Link to the University of Pittsburgh Homepage
Link to the University Library System Homepage Link to the Contact Us Form

Exploring the Conformational Transitions of Biomolecular Systems Using a Simple Two-State Anisotropic Network Model

Das, A and Gur, M and Cheng, MH and Jo, S and Bahar, I and Roux, B (2014) Exploring the Conformational Transitions of Biomolecular Systems Using a Simple Two-State Anisotropic Network Model. PLoS Computational Biology, 10 (4). ISSN 1553-734X

[img]
Preview
PDF
Published Version
Available under License : See the attached license file.

Download (8MB) | Preview
[img] Plain Text (licence)
Available under License : See the attached license file.

Download (1kB)

Abstract

Biomolecular conformational transitions are essential to biological functions. Most experimental methods report on the long-lived functional states of biomolecules, but information about the transition pathways between these stable states is generally scarce. Such transitions involve short-lived conformational states that are difficult to detect experimentally. For this reason, computational methods are needed to produce plausible hypothetical transition pathways that can then be probed experimentally. Here we propose a simple and computationally efficient method, called ANMPathway, for constructing a physically reasonable pathway between two endpoints of a conformational transition. We adopt a coarse-grained representation of the protein and construct a two-state potential by combining two elastic network models (ENMs) representative of the experimental structures resolved for the endpoints. The two-state potential has a cusp hypersurface in the configuration space where the energies from both the ENMs are equal. We first search for the minimum energy structure on the cusp hypersurface and then treat it as the transition state. The continuous pathway is subsequently constructed by following the steepest descent energy minimization trajectories starting from the transition state on each side of the cusp hypersurface. Application to several systems of broad biological interest such as adenylate kinase, ATP-driven calcium pump SERCA, leucine transporter and glutamate transporter shows that ANMPathway yields results in good agreement with those from other similar methods and with data obtained from all-atom molecular dynamics simulations, in support of the utility of this simple and efficient approach. Notably the method provides experimentally testable predictions, including the formation of non-native contacts during the transition which we were able to detect in two of the systems we studied. An open-access web server has been created to deliver ANMPathway results. © 2014 Das et al.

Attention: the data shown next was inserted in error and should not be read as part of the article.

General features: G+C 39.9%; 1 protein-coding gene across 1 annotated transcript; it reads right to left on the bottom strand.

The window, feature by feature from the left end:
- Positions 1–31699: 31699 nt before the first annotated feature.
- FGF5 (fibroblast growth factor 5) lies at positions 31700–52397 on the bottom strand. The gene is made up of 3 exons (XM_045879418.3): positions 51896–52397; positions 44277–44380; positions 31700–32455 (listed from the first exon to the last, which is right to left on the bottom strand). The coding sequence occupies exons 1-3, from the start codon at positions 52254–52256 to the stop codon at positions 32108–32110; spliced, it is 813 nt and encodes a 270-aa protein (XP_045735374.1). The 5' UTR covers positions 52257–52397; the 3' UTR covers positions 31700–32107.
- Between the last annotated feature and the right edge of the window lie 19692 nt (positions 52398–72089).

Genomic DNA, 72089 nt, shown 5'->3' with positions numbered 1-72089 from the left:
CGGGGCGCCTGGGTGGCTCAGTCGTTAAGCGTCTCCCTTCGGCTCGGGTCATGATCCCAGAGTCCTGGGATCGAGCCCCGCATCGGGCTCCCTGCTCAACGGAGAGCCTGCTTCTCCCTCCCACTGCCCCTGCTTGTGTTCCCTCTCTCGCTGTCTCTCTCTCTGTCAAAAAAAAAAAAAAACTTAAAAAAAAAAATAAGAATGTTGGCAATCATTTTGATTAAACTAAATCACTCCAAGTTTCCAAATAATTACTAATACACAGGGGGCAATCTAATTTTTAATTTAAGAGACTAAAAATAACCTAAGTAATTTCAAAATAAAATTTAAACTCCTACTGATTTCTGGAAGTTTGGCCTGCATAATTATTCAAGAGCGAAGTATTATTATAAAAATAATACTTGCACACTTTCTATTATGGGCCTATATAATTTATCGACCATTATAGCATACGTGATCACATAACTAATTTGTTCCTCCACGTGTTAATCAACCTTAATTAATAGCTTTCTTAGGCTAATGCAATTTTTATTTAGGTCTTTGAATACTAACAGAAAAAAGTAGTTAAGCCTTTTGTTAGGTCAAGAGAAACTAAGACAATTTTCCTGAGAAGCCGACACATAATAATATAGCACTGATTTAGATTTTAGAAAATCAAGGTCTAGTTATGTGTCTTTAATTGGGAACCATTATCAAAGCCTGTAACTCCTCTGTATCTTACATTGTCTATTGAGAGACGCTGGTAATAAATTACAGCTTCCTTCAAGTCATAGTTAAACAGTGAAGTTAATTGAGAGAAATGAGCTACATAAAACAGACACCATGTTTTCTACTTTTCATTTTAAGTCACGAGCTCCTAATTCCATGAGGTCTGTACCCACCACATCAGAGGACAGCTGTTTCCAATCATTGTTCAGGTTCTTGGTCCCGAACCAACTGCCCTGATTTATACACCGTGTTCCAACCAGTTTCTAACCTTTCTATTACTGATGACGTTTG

Share

Citation/Export:
Social Networking:
Share |

Details

Item Type: Article
Status: Published
Creators/Authors:
CreatorsEmailPitt UsernameORCID
Das, A
Gur, Mmeg78@pitt.eduMEG78
Cheng, MH
Jo, S
Bahar, Ibahar@pitt.eduBAHAR
Roux, B
Contributors:
ContributionContributors NameEmailPitt UsernameORCID
Editorde Groot, Bert L.UNSPECIFIEDUNSPECIFIEDUNSPECIFIED
Date: 1 January 2014
Date Type: Publication
Journal or Publication Title: PLoS Computational Biology
Volume: 10
Number: 4
DOI or Unique Handle: 10.1371/journal.pcbi.1003521
Schools and Programs: School of Medicine > Computational and Systems Biology
Refereed: Yes
ISSN: 1553-734X
Date Deposited: 01 Jul 2014 17:50
Last Modified: 04 Feb 2019 15:57
URI: http://d-scholarship.pitt.edu/id/eprint/22181

Metrics

Monthly Views for the past 3 years

Plum Analytics

Altmetric.com


Actions (login required)

View Item View Item